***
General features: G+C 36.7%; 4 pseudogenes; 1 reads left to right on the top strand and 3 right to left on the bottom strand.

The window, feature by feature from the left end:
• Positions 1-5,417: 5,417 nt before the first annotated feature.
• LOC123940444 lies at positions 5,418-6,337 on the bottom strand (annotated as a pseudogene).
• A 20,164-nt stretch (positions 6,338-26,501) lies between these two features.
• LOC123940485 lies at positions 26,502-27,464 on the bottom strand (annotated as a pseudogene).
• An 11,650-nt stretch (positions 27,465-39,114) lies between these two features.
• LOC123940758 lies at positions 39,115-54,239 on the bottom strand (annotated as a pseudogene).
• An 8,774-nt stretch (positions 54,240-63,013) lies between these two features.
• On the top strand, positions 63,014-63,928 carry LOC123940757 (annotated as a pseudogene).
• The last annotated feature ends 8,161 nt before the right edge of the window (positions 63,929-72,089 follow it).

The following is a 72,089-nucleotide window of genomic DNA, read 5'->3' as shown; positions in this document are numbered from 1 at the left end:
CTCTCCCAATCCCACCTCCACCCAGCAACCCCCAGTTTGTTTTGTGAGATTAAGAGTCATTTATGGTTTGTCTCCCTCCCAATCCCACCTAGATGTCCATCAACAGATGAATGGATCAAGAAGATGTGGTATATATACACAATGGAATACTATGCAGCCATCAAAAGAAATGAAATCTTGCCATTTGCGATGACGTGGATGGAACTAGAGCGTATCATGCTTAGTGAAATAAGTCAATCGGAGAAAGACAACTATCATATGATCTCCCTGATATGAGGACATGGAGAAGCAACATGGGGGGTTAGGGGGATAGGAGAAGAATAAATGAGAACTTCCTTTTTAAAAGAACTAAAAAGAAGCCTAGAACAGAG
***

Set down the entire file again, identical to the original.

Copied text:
General features: G+C 36.7%; 4 pseudogenes; 1 reads left to right on the top strand and 3 right to left on the bottom strand.

The window, feature by feature from the left end:
• Positions 1-5,417: 5,417 nt before the first annotated feature.
• LOC123940444 lies at positions 5,418-6,337 on the bottom strand (annotated as a pseudogene).
• A 20,164-nt stretch (positions 6,338-26,501) lies between these two features.
• LOC123940485 lies at positions 26,502-27,464 on the bottom strand (annotated as a pseudogene).
• An 11,650-nt stretch (positions 27,465-39,114) lies between these two features.
• LOC123940758 lies at positions 39,115-54,239 on the bottom strand (annotated as a pseudogene).
• An 8,774-nt stretch (positions 54,240-63,013) lies between these two features.
• On the top strand, positions 63,014-63,928 carry LOC123940757 (annotated as a pseudogene).
• The last annotated feature ends 8,161 nt before the right edge of the window (positions 63,929-72,089 follow it).

The following is a 72,089-nucleotide window of genomic DNA, read 5'->3' as shown; positions in this document are numbered from 1 at the left end:
CTCTCCCAATCCCACCTCCACCCAGCAACCCCCAGTTTGTTTTGTGAGATTAAGAGTCATTTATGGTTTGTCTCCCTCCCAATCCCACCTAGATGTCCATCAACAGATGAATGGATCAAGAAGATGTGGTATATATACACAATGGAATACTATGCAGCCATCAAAAGAAATGAAATCTTGCCATTTGCGATGACGTGGATGGAACTAGAGCGTATCATGCTTAGTGAAATAAGTCAATCGGAGAAAGACAACTATCATATGATCTCCCTGATATGAGGACATGGAGAAGCAACATGGGGGGTTAGGGGGATAGGAGAAGAATAAATGAGAACTTCCTTTTTAAAAGAACTAAAAAGAAGCCTAGAACAGAG